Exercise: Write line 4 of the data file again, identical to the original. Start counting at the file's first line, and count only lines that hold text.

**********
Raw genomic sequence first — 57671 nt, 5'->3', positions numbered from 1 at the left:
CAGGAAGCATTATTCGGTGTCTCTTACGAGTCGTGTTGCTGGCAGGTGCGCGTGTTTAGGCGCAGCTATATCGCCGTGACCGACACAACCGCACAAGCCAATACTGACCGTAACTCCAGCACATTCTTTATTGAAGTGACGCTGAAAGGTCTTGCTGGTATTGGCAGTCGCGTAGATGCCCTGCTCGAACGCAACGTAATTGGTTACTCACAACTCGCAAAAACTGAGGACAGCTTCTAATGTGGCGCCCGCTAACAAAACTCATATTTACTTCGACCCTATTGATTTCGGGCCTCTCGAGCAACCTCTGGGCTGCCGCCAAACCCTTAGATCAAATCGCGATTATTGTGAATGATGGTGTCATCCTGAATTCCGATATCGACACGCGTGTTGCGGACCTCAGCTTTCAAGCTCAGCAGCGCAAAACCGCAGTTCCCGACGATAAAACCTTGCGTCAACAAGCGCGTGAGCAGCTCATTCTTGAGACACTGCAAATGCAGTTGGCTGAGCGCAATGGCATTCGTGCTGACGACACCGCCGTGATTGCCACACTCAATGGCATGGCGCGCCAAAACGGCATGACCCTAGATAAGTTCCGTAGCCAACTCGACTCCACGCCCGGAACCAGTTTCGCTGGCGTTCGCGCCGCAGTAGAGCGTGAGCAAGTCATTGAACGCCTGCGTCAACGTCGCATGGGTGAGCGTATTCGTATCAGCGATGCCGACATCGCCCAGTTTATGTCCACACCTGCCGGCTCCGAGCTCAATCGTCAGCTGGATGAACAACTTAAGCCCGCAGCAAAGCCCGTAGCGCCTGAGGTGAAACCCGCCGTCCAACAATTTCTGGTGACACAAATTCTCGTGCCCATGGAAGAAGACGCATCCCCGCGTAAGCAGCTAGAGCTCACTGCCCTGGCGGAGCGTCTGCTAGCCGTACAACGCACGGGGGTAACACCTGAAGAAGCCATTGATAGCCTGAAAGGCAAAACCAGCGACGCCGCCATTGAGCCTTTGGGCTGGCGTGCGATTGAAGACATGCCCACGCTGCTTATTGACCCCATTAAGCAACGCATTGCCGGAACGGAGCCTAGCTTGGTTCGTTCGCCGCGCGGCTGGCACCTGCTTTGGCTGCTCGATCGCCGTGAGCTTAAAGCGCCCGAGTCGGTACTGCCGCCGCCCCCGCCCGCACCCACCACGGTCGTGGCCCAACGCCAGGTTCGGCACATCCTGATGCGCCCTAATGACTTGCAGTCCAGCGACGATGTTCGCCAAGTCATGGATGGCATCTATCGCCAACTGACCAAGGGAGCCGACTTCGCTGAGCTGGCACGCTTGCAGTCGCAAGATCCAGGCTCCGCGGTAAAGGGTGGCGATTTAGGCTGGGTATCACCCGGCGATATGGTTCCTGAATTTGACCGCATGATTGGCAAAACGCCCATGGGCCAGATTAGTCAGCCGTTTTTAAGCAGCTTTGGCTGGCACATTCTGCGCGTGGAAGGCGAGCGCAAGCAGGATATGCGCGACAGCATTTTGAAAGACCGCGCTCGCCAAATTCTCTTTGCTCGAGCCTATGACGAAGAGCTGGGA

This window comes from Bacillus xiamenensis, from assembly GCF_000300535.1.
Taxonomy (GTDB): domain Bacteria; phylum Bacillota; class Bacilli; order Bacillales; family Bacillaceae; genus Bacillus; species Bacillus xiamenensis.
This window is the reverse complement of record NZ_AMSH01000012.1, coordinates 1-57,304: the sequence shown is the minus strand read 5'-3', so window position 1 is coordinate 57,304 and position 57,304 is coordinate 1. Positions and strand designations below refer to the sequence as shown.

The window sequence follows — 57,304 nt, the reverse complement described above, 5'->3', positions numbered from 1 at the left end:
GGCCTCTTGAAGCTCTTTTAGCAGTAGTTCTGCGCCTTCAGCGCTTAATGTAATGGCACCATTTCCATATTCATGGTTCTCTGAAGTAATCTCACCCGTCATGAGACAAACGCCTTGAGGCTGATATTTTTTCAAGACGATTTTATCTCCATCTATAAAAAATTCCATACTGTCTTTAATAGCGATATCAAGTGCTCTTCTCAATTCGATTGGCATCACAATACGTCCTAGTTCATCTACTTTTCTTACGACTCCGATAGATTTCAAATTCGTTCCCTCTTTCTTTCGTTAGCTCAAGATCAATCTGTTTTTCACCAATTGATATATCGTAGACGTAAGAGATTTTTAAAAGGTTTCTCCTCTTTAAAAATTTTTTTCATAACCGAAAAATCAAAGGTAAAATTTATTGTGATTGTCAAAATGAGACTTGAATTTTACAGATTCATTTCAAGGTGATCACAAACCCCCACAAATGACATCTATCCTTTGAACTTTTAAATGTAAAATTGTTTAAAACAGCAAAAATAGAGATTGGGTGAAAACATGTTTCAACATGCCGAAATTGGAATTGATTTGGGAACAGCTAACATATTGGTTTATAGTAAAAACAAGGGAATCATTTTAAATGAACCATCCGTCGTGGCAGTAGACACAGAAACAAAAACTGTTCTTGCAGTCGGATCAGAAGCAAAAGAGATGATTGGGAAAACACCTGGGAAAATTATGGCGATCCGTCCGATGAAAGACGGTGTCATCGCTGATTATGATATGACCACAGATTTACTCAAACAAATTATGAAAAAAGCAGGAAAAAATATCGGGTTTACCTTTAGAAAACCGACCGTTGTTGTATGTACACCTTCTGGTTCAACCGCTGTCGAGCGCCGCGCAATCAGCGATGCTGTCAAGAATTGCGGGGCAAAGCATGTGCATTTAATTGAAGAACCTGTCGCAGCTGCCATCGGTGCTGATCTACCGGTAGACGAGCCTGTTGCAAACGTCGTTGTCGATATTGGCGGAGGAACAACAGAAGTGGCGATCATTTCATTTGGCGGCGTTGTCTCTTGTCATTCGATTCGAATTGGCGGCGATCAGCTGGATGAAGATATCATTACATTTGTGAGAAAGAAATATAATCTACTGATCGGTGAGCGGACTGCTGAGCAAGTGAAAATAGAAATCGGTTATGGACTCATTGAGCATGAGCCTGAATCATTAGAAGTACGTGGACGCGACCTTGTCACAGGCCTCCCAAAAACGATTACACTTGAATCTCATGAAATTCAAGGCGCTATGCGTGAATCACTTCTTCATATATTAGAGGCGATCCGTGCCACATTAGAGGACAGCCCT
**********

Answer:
Taxonomy (GTDB): domain Bacteria; phylum Bacillota; class Bacilli; order Bacillales; family Bacillaceae; genus Bacillus; species Bacillus xiamenensis.